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  • Writer's pictureLuna

Minimizing Anxiety in Times of Isolation

Updated: Sep 5, 2021

Connecting with other humans naturally soothes our nervous systems. When we are in close contact, we experience co-regulation. That is, when we are together, we sync up physiologically – through touch, vocal intonation, and facial expressions – which all serve to collectively calm us down. Conversely, when we are social distancing and isolating ourselves, we have fewer opportunities for co-regulation, causing our bodies to become more defensive as we become more self-focused, less trusting of others, and increasingly anxious.


However, there's plenty of things you can do all by yourself to reduce anxious feelings. In fact, these strategies are just as important when we are free to socialize, helping us feel more relaxed, sleep more soundly at night, and focusing our energy on the things that really matter.


You can read all the anti-anxiety advice in the world, but none of it matters unless you take action. You have the power to make your life more productive and less anxiety-ridden. All that's required of you is to commit 15-60 minutes per day to tackle a few of the following anxiety busters.


(1) Practice compassion to others and to yourself.


Compassion is a realization of "oneness", whether it is our connection with the fellow human beings, or our acceptance of ourselves. It allows us to see the best in people and often recognize the pain and suffering underneath the surface. Research has also shown that practicing self-compassion can activate our parasympathetic nervous system, slow down your heart rate and help us calm down and feel safe and more grounded.


As healing as compassion can be, it's often not an automatic response, so dedicate time to journaling, reflecting, or meditating on feelings of well-being for others and yourself. Find my blog on Self-Compassion Here


(2) Meditate.


The single most effective activity for reducing anxiety that I have ever experienced is meditation. The simple act of slowing down your mind for 5, 10, or 20 minutes allows you to see the world through a new perspective, improve your focus, and reduce stress. Mediation allows you to come back to the present moment refreshed, with a more peaceful and clear mind. Controlled, methodic breathing also creates a physiological response, reducing inflammation responses created by stress and yes, again focuses the mind on the Now.


There are a lot of free resources to help you in your meditation practice. My favorite apps for meditation are Insight Timer and Headspace. You can connect with me there too!

Another great resource is www.calm.auckland.ac.nz.

Alan Dolan has an amazing free ap and resources, specifically for Breathwork.


(3) Get enough sleep.


Despite years of rhetoric that taught us to get up early and stay up late to achieve, the science is becoming increasingly clear that sufficient sleep is essential to physical and mental health. What's more, researchers at the University of California-Berkley found that sleep deprivation ignites areas of the brain in patterns that mimic the abnormal neural activity seen in anxiety disorders, often contributing to excessive worrying.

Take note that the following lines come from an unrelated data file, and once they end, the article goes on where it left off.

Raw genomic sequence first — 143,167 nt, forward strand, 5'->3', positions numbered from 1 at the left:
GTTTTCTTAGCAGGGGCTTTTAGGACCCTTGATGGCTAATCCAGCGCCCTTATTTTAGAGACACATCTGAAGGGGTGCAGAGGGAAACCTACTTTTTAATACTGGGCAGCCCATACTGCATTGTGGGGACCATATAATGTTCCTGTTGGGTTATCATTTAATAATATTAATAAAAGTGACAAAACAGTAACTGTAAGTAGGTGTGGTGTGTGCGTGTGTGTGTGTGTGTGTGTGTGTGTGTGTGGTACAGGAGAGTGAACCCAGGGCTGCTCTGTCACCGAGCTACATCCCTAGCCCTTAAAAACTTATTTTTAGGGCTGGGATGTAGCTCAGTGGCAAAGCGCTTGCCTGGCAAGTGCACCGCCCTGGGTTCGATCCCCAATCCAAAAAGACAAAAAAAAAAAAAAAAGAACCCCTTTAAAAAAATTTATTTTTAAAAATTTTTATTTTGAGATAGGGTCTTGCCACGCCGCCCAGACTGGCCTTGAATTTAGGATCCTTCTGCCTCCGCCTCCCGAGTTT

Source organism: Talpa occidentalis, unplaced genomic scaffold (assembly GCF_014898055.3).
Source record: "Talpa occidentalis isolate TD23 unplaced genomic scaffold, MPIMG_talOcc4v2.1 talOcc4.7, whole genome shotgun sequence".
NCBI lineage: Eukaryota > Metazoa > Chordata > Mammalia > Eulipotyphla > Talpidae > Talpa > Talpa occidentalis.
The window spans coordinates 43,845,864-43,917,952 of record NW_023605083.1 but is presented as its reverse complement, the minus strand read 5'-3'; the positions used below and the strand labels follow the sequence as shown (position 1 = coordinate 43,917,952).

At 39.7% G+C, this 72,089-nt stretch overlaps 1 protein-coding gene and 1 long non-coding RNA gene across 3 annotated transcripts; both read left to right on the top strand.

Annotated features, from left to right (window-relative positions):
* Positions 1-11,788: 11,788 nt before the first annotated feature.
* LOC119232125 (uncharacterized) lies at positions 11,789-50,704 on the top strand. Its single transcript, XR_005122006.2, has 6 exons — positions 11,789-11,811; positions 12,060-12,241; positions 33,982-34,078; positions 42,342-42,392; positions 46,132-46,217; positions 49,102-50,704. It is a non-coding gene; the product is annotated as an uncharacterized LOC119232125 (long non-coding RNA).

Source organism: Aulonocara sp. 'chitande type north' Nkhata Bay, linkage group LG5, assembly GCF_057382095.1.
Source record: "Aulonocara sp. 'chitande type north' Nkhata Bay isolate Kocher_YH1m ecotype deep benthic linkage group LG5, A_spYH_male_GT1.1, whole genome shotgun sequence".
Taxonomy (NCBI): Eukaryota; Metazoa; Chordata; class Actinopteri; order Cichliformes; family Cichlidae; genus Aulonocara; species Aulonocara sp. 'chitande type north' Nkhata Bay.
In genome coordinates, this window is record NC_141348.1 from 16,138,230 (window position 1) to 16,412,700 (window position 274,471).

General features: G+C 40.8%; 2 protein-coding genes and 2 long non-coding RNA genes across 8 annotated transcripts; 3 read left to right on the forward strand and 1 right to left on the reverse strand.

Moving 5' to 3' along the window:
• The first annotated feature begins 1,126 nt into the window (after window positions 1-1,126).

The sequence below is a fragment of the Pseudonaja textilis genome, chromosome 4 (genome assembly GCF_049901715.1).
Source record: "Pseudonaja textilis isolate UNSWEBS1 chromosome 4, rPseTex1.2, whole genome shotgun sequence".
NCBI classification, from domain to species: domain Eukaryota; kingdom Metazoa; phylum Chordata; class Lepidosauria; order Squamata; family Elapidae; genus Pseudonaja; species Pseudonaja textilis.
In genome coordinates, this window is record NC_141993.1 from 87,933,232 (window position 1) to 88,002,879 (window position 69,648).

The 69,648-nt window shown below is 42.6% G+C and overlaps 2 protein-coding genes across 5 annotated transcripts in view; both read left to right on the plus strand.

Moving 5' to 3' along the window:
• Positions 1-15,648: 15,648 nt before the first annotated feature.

But wait, there's more! New research suggests when you sleep can be just as important as for how long. According to sleep expert and The Power of When author Dr. Michael Breus, your unique wiring (aka sleep chronotype) determines your most energetic times of day, and when we should try to get our shuteye. Of course, we can't all choose our own schedules, but at least ensuring we get enough sleep is a step almost any of us can take.


(4) Practice presence and gratitude.


If compassion is a "hug", gratitude is our "thank you." Practicing gratitude for what "is" in the moment will get you out of “what if’s” or “if only's.“ Make a mental note or journal entry about the good things in your life. No matter what may go wrong, you can always choose to be thankful for another day on this planet. The time will come when you won’t have any more days to spend, and when it does, you won’t care about what other people say about you, pending bills, failures, or objects of desire. You will just wish for another day. So, be here now and choose to be grateful. It is your choice. It is that simple.


(5) Spend time in nature every day, even if for just 15 minutes.


When you spend time in nature, you give your mind and body a much-needed break from the hustle and bustle, the feeling of constant accessibility and demand placed upon you which likely caused you to Google "how to get rid of anxiety" in the first place. Chances are, no matter where you live, there's a serene, interesting, or charming place nearby where you can disconnect from the rest of the world and humble yourself in the natural beauty around you. Make sure you put your technology aside.


(6) Move your body!


Scientists have found that regular exercise can decrease overall levels of tension, elevate and stabilize mood, improve sleep, and increase self-esteem. Moving our bodies us allows us to expel pent-up energy that often leads to feelings of anxiety and restlessness while also releasing endorphins that improve our general feeling of well-being. Research has shown that as little as 5 minutes of aerobic exercise is all it takes to start stimulating an anti-anxiety effect.


(7) Don't rely on social media.


Social might be in the name, but most of these platforms are hardly social. In fact, research has shown that social media leads to more anxiety, not less, often creating feelings of inadequacy, separation, and overwhelm.


Instead, try to create authentic connections with friends and family. Send a text to someone you haven't spoken to in a while, call a friend just to see how they are doing, or hit that meditation app to connect with yourself

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